Another very popular Maltese living in New York was Mr Joseph E. Doublet who had been living in that metropolis since 1920. He had spent his working life with the Pennsylvania Railroad and his interest in ethnic workers was so genuine that his employers had made him responsible for the welfare of the non-English speaking workforce. In his position Mr Doublet was able to find work for many Maltese and he also obtained accommodation for them. It was to house immigrants from Malta that he had bought a fifteen-room house in Jersey City. Up to 1950 Mr Doublet had helped about 2,000 immigrants who had arrived in New York from Malta. He also was co-founder of the Malta Society of New York and The Maltese Benevolent Society. Mr Doublet was the editor of The Maltese Journal from 1930 t0 1946. This was a review widely read in North and in Malta. It was through this publication that the editor was able to launch The Malta Relief Fund to help the Maltese during the long suffering years of the Second World War. Mr Doublet died in Huntingdon, New York, in 1987. (8)

Both Mr Cole and Mr Axisa urged the Maltese settlers in New York to emulate the patriotic example of Mr Piscopo and Mr Doublet. Mr Cole contacted the Grand Council of Maltese Associations of North America in order to coordinate the efforts done by those already established in the U.S.A. in favour of those prospective migrants still held in Malta because they had no one to sponsor them. Mr Cole addressed some 250 members of the Maltese Union Club at Eight Avenue, New York, and urged, them to work through the Grand Council in order to open a reception centre for Maltese disembarking at new York but had to undertake long journeys to other States. (9)

The distinguished visitors from Malta learned that abuses had crept in. Reports reached them of Maltese landlords who charged exorbitant rents for a very primitive type of accommodation. Others made offers of help and asked money for services which they never rendered. Even in Malta prospective emigrants were being pestered at their homes by strangers who knocked at their doors in order to obtain bookings from them making vain promises that they were able to expedite emigration procedure. People wondered how such characters were able to obtain the addresses of those who had applied to go to the U.S.A.(10)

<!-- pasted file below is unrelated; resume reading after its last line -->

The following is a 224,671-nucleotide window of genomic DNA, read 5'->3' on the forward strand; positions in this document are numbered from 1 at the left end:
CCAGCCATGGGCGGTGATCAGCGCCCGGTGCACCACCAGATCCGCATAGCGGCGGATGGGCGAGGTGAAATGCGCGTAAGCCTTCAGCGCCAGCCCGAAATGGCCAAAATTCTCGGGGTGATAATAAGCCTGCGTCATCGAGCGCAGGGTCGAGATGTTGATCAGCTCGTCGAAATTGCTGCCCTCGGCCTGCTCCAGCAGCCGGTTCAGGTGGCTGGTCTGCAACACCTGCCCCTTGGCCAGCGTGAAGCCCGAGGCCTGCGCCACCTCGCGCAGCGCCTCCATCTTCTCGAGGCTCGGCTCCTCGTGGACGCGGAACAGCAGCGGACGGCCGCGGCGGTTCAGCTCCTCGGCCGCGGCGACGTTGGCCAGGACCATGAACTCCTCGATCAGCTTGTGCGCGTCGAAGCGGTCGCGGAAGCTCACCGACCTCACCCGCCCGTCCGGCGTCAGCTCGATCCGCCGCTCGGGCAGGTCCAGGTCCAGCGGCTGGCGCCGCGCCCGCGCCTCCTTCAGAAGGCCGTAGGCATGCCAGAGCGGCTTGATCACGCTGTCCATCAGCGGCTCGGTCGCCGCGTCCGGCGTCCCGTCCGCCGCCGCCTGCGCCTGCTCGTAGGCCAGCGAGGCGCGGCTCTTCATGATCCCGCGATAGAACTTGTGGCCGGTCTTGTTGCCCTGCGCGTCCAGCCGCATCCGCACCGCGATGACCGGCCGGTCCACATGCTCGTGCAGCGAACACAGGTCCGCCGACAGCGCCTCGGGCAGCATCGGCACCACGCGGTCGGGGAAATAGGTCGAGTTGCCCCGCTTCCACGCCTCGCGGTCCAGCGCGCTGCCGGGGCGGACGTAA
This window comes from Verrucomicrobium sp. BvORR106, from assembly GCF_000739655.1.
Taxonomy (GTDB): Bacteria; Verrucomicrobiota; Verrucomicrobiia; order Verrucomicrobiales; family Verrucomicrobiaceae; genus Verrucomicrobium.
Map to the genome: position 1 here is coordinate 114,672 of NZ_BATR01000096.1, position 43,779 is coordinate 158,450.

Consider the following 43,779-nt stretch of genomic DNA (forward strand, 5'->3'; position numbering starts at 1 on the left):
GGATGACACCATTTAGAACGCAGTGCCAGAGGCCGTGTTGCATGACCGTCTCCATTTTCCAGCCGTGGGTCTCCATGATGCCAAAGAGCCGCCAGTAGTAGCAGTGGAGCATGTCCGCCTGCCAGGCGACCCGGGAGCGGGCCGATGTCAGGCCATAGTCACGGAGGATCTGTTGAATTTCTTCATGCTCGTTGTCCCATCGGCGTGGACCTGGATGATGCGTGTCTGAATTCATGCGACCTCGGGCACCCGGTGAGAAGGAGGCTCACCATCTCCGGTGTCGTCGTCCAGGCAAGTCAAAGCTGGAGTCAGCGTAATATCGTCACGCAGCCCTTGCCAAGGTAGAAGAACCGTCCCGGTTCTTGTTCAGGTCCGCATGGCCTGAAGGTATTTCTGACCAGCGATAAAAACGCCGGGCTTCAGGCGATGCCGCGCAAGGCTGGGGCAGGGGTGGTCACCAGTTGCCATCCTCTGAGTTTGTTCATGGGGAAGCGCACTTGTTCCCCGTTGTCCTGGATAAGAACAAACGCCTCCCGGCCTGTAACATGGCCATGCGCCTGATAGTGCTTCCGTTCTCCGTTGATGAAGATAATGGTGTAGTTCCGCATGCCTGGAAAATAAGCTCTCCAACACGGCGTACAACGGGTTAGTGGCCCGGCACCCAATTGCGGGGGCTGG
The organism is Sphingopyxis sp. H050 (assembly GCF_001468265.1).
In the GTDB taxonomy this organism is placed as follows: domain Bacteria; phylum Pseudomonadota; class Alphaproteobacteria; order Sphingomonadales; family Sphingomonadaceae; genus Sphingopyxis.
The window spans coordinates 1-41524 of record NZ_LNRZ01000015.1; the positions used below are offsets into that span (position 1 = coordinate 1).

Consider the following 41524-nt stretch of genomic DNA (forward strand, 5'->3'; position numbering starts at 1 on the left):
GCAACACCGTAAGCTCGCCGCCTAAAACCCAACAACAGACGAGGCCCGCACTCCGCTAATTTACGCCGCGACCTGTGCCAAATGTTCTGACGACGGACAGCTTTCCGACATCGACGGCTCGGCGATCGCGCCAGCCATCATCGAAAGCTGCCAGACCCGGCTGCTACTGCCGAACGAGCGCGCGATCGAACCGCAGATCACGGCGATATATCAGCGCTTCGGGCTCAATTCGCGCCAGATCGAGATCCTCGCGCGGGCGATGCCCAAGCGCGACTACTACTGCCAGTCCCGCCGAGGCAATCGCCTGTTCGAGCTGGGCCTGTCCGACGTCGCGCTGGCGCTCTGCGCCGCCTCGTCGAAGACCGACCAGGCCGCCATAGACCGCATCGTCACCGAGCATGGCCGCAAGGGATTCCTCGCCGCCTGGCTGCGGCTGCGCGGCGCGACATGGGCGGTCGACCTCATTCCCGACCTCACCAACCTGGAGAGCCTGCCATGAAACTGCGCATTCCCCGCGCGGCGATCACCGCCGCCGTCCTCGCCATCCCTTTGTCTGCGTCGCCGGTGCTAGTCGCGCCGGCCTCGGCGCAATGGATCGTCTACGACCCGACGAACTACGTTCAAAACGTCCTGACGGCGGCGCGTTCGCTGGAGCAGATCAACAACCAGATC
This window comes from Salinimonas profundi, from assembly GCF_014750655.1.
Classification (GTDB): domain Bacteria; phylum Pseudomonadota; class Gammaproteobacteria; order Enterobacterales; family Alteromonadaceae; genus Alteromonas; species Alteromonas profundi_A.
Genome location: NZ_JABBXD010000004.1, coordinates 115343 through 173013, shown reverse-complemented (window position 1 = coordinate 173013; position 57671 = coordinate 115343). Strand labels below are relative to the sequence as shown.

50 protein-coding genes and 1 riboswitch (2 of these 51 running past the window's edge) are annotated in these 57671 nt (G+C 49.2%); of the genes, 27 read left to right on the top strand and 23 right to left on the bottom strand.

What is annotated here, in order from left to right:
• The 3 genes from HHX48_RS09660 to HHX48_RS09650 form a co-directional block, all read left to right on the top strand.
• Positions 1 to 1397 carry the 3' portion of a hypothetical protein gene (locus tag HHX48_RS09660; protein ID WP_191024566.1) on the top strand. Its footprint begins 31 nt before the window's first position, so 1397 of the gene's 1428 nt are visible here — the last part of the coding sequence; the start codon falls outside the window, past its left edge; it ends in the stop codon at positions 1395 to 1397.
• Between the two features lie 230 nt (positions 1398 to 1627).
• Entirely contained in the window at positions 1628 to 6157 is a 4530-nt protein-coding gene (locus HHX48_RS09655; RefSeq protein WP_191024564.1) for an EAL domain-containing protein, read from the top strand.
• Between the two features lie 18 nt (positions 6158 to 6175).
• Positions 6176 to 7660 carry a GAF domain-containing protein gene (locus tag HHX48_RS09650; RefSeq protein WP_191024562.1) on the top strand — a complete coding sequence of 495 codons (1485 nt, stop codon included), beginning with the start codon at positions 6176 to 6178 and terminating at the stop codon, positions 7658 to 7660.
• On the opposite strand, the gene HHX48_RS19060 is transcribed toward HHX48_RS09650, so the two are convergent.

In 1952 a total of 1,293 approved emigrants left for the U.S.A. This was the highest number of emigrants going to any country. From 1946 to 1952 the total of known emigrants to the U.S.A. was 4,520. No doubt that that country would have remained the most popular with the Maltese had it not been for an unforeseen setback which was to push the U.S.A. into the fourth place as Malta's receiving country, way behind Australia, Great Britain and Canada. The setback was the introduction of the MacCarran - Walter Act in June 1952. From 1953, when the restrictions of the Act came into force, the entry of Maltese into the U.S.A. was reduced to a mere trickle and this situation was to last until Maltese emigration to that country became irrelevant.

At the time when the unwelcome restrictions were made public, the American Consulate in Malta was issuing about one hundred visas a month. A press release from the same consulate expressed the somewhat pious hope that in spite of the Act more emigrants would be able to leave for the U.S.A.(11) It was not to be. In 1953 the numbers of Maltese leaving for the U.S.A. dropped to six hundred eighty three. After that year the average intake never surpassed the three hundred.

Source: The Safety Valve (1997), author Fr Lawrence E. Attard, Publishers Enterprises Group (PEG) Ltd, ISBN 99909-0-081-7